Commentary: Why the Long Beach community isn’t benefiting from the cannabis boom

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After more than a year since Long Beach opened its doors to legal recreational marijuana, the City has yet to see a single dollar in tax revenue from cannabis distribution and manufacturing businesses as owners seek more competitive tax jurisdictions. That means that the police, fire, health and human-resource departments have not seen a dime, and the citizens of the city are not benefiting from the booming cannabis industry.

Omer Saar and Sarah Evans, owners of Feel Good Distribution, with an unused Long Beach distribution license, stated that, “At 6 percent of gross revenues, it doesn’t pay to operate an extraction or distribution business in Long Beach when Los Angeles is 1 percent. Most distribution businesses work on slim margins, and the 5-percent difference means I can’t sustain my business here. Moreover, Long Beach does not allow deduction of Cost Of Goods Sold (COGS), which is crippling in and of itself. Unfortunately, after jumping through all the hoops and expenses to get our license in Long Beach, our facility is empty, and all our business and job creation has gone to Los Angeles.

“To be competitive, distribution businesses are charging 10 [to] 20 percent,” he said. “6 percent of gross revenue means 30 [to] 60 percent of our earnings before income tax, employee wages or expenses. Long Beach is not attractive until they fix the tax rates and cost of goods sold deduction.”

Currently, the cannabis retailers in Long Beach are carrying the entire cannabis-tax burden, which helps fund Long Beach’s health-and-human resources, law enforcement and other departments. By offering distributors and manufacturers an environment that is more competitive than neighboring cities, the City will benefit with additional tax revenue and create an opportunity to reduce the tax burden on cannabis retailers, who are also being over taxed, causing consumers to purchase from the black market.

“California market is forecasted to grow at a compounded annual rate of 18.5 percent to $5.6 billion by 2020,” according to financial consultant Cannabis Business Plans. Cannabis businesses are making long-term investment decisions now to locate in municipalities that give them a competitive edge. Once a cannabis business is established, it is highly unlikely they will relocate.

Federal legalization in the United States is imminent and, according to Forbes, “Spending on legal cannabis worldwide is expected to hit $57 billion by 2027.”

If Long Beach acts now to lower the tax rate on distribution and manufacturing to under 1 percent and include COGS in deductions, it would position the City to be a prime destination for local and international cannabis distribution and manufacturing businesses.

Many cities are acting to fix the problem. In November 2018, Oakland voters approved an amendment to “allow [a] marijuana business to deduct the cost of raw materials from their gross receipts and to pay taxes” and to “allow the city council to amend the law in any manner that does not increase the tax rate.”

Long Beach has the same opportunity as Oakland. Long Beach is bordered by the I-405, I-605, I-710 and CA-91. It has a large “green zone,” a mature cannabis department and processes and possesses the largest port in Southern California. A distributor with a home-base in Long Beach could conduct business anywhere in Southern California.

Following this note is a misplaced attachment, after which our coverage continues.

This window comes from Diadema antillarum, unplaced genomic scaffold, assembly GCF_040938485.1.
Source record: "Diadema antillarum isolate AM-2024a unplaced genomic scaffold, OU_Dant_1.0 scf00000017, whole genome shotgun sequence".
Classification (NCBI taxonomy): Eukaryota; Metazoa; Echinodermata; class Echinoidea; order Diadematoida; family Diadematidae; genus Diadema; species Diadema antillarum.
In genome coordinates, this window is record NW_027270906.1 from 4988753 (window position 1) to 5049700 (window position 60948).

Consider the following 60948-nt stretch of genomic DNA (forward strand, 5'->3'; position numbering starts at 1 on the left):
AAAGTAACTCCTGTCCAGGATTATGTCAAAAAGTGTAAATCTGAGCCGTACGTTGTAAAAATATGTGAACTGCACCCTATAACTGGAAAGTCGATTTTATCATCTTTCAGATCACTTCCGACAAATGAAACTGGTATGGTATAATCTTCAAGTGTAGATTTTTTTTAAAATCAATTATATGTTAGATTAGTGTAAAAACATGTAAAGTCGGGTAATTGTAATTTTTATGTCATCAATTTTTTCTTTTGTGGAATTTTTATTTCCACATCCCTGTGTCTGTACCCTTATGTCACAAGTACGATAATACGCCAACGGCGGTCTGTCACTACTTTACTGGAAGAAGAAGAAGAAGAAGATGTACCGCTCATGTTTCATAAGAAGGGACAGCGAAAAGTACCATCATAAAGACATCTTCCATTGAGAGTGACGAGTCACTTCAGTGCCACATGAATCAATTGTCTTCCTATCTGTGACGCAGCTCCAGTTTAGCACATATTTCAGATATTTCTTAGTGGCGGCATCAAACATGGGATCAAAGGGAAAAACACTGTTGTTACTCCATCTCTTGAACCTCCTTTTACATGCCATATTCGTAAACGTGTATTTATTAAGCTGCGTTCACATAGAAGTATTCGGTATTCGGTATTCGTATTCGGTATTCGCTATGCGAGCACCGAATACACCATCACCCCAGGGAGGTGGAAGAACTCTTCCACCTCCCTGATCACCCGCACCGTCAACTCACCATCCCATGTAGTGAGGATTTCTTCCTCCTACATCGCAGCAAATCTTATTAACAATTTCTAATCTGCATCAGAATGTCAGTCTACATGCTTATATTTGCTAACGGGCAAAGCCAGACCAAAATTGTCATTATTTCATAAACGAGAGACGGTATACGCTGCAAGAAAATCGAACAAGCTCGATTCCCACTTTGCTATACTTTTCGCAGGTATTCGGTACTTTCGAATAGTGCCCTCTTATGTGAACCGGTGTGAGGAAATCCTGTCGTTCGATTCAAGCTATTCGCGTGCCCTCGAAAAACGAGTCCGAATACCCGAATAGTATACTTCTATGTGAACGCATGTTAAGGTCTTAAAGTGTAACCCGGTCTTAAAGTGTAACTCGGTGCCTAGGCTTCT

The City’s financial windfall as a consequence of low taxes on distribution and manufacturing are astounding.

Every brand, manufacturer and cultivator is required to use a distributor to sell their product to a retail or delivery dispensary. Therefore, a single distributor with a large list of dispensaries would, over time, transact hundreds of millions of dollars. Cultivators and manufacturers would seek out the competitive advantage of these distributors. Second, the cannabis flower market is being outpaced by the oils and edibles. Manufacturers would be able to pass on these saving to distributors, other manufacturers and dispensaries.

Distribution is a zero-sum game. As the industry matures, economies of scale will force consolidation. The simple conclusion is that distributors in higher tax burdens will not be able to compete with distributors in lower tax burdens. As a result, highly-taxed distributors will lose business to distributors with a lower tax burden.

What cities and municipalities do not understand is right now is not the time to tax; it is the time to nourish a fledgling industry and help foster an environment where the businesses within their borders thrive and survive the eventual maturation and consolidation of the industry.

The Oakland voters overwhelmingly knew this. Will Long Beach City Council figure it out before it is too late?

The issue has also received the attention of California Gov. Gavin Newsom, a principle supporter for legalized marijuana. He intends to look at the distribution pipeline and claims that local governments are gouging the industry. The facts support these claims. In addition, the State of California is looking to lower the state taxes after generating only 40 percent of projected revenue in 2018, due to over taxation and regulation crippling the legal market and empowering the black market.